No point in having a bet on the outcome then!

I think the most unfair (to the British) myth is that Anzac (let's not forget the Kiwis were there too) troops were sent because they were considered expendable by the British High Command.
Interestingly and to their credit, the Australians refused to execute their own, especially for cowardice or desertion, very forward thinking considering what is now known about PTSD.
 
#11
The initial landing force ORBAT at Suvla reflected the best of the K1 divisions. The performance of units like the Lancs Fusiliers - possibly one of the most gleaming examples of unit cohesion, commitment and both individual gallantry and corporate bravery in the history of British arms - underwrites that.

Interestingly George Lambert, the Australian war artist, post-war was instructed to paint Gallipolli scenes with the AIF troops wearing slouch hats. Yet most actually wore the same peaked caps as their UK contingent comrades.
 
#12
Thanks for starting this thread, looking forward with interest to see it develop.
 
#13
Whilst researching the family history,I came across my Grandfathers,brothers son,not sure what that makes him,on the CWGC site.

I picked him up,because of the his parents being mentioned,He was in the 6th Bn,South Lancashire Regt, they landed at Anzac Beach 4th August 1915,he was killed 5 days later on the 9th August 1915,aged 23.

Having obtained a copy of his Birth Certificate,I find that he was born in May 1898,which made him just over 17yrs old,when he died,and his name is inscribed on the Helles Mermorial.

It certainly makes you think.
 
#14
Friday, August 6th 1915. At Sea.

A lovely morning finds us cruising between the Isles of Greece. Byron's words return to one instinctively.

"The Isles of Greece, the Isles of Greece,
where burning Sapho loved and sung."

A view of the Islands does not impress one towards loving or singing. Where we see them they are bare, barren and uninhabited.
 
#16
The initial landing force ORBAT at Suvla reflected the best of the K1 divisions. The performance of units like the Lancs Fusiliers - possibly one of the most gleaming examples of unit cohesion, commitment and both individual gallantry and corporate bravery in the history of British arms - underwrites that.
Lancashire Fusiliers were in 86 Bde (the Fusilier Brigade), 29 Div, not a Kitchener Division. The "Immortal 29th" were regulars, in India at the outbreak of war, returned to the UK intended for the Western Front but then added to the Dardanelles force.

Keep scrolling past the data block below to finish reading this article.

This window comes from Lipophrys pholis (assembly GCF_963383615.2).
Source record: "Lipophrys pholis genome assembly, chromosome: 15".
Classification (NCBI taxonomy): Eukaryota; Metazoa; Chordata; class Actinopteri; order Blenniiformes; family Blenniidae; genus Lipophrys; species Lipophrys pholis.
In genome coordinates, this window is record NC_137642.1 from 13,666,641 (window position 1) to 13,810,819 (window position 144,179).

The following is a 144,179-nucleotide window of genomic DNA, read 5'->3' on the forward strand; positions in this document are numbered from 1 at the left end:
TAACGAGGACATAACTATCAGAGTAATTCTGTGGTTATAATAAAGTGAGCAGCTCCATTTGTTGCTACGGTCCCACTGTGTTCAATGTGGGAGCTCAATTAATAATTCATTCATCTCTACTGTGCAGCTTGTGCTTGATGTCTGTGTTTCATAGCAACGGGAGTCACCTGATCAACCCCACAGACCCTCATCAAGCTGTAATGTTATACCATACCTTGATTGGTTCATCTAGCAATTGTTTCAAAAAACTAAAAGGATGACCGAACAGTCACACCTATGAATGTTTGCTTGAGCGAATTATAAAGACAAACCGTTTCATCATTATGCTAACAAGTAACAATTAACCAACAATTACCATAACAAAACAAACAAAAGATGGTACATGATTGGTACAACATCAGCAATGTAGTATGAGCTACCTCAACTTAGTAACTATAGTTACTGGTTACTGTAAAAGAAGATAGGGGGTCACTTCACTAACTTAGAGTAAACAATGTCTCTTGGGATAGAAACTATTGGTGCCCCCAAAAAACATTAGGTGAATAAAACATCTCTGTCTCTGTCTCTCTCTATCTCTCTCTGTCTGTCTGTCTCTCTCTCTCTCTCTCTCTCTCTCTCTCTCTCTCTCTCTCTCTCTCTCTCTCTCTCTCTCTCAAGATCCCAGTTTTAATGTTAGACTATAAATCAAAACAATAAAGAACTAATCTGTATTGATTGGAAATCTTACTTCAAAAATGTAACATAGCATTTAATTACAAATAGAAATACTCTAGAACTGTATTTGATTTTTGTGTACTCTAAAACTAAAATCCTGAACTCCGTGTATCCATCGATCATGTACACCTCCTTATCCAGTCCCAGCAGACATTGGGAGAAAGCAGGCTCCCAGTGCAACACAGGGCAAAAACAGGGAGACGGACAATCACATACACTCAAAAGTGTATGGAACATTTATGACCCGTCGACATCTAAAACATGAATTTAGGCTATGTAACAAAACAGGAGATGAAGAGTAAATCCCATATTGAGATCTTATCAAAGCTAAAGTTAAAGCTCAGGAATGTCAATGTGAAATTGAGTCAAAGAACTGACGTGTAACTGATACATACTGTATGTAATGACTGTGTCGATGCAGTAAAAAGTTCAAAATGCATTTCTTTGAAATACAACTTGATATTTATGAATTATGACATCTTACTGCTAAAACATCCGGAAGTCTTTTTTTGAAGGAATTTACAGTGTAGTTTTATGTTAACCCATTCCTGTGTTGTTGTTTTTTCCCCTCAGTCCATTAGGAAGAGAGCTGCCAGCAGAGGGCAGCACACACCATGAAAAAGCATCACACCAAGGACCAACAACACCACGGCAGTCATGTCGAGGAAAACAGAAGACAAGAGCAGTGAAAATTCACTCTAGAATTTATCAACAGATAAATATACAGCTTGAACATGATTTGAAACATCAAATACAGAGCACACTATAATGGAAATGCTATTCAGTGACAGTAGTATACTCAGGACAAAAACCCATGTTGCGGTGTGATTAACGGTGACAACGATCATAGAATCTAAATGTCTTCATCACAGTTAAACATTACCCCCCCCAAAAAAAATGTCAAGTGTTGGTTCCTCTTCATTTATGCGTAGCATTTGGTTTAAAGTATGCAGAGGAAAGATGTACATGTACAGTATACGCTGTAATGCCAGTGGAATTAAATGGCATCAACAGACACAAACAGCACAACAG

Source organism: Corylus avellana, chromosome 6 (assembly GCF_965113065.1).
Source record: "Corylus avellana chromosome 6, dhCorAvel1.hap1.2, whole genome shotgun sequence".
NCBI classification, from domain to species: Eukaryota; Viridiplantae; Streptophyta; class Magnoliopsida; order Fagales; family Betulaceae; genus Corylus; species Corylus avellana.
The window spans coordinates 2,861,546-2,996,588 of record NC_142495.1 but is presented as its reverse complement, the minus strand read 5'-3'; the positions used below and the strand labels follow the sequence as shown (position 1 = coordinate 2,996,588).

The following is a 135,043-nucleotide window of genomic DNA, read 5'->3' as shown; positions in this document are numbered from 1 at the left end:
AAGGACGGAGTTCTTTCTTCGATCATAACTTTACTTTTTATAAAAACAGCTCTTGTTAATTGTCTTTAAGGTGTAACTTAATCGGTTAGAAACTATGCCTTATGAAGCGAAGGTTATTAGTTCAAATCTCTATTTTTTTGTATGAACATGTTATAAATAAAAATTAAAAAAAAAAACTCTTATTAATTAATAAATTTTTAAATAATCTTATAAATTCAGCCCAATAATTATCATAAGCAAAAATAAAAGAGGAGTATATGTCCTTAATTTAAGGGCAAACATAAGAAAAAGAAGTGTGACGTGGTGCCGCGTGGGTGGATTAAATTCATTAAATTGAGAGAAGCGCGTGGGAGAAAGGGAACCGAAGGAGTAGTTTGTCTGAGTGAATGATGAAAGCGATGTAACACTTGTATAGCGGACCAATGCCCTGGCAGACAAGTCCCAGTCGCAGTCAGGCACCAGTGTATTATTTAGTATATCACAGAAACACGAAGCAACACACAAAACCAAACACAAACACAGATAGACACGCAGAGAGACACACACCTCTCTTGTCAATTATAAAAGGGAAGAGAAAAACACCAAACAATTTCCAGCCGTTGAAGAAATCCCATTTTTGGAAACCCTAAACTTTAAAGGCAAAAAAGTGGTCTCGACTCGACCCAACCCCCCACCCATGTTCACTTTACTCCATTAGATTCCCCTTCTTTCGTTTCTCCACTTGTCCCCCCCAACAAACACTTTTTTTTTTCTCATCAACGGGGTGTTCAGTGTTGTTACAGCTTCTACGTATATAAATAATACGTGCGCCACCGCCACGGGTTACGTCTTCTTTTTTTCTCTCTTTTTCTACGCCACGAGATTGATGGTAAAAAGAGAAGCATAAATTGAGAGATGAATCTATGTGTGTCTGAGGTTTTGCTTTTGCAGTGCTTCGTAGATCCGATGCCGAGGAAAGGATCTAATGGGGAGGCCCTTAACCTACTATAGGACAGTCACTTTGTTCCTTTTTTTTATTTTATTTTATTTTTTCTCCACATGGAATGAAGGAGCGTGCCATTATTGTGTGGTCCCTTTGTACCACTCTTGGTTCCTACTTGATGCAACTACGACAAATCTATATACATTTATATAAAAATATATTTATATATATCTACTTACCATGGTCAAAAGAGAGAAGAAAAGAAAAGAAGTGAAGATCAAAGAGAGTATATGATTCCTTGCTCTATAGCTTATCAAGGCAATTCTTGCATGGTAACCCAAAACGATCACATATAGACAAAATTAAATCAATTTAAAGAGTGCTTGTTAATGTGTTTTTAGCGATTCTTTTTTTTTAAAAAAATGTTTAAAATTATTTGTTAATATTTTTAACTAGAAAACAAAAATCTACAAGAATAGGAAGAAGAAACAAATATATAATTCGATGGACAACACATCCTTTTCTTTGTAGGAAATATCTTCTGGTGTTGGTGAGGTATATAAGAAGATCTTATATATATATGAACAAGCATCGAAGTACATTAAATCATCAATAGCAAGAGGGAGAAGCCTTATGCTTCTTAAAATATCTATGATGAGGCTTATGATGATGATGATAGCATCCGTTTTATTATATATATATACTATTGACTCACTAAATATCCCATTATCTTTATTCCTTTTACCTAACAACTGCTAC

My paternal grandfather was in 2RF.

Team_SLAG,

Apologies for the hijack, I'm looking forward to the entries (partly for the above reason).
 
#17
My bad - the 29th "The Incomparables" was indeed one of three divisions formed in 1915 using garrison units recalled from around the Empire and replaced in situ by Territorials mainly. They really earned there corn in 1915 and 1916-1918. Their memorial is in Newfoundland Park on the Somme but there is also one to the division by the side of the A45.
 
#19
Saturday, August 7th 1915. Lemnos.

At 5 a.m. the ship's hooter gives a prolonged groan. All on board rush to the port holes to find that we are approaching the Island of Lemnos. The sky to the East is a brilliant purple, and the sea a gentle calm. Submarines, destroyers and battleships pass us to and fro. Gradually we near the entrance to the Harbour when an immensity of shipping displays itself to the view. We pass the boom and slowly enter the Harbour. Our surprise is great. It is one of the finest natural Harbours in the world and full of all sorts of sea craft. The "Wiltshire" direct from Alexandria has arrived before us. We drop anchor near her. To our left is rather a large village, probably Mudros, behind which two rocky promontaries rise majestically upwards. To our right is another village around which are many encampments. Some sheep graze on the land level near the sea, and a few farm houses dot the country around. As the eye wanders inland the land seems more barren, and little or no vegetation is apparent. The climate seems very equable, and a beautiful fresh breeze enervates our somewhat sluggish constitutions. We stay at anchor in harbour all day.
 
#20
Sunday, Aug 8th 15. Lemnos.

Aroused early (4.30 a.m.) by the tramp of feet around the deck. The men, by an early summons, are getting ready to disembark. Breakfast 6.45 and at 8.30 we weigh anchor and proceed out of harbour. Just at the outlet approaching on the high seas a Destroyer signals us to get back to Harbour, that submarines lay on our track. We return to Harbour and await a Destroyer escort, which arrives at 11 a.m. We then proceed on our way, each ship accompanied by a small destroyer. The lion and its cub, though the cub carried the elements of defence.

"And there lay before us the Island of Lemnos, barren, bare, and uninviting, the red dawn tinselling its jagged rocks with peaks of gold. Yet, what a volume of history could this Island unfold? What tales of blood and slaughter could these old rocks give up of the ancient days of Grecian glory and decay?"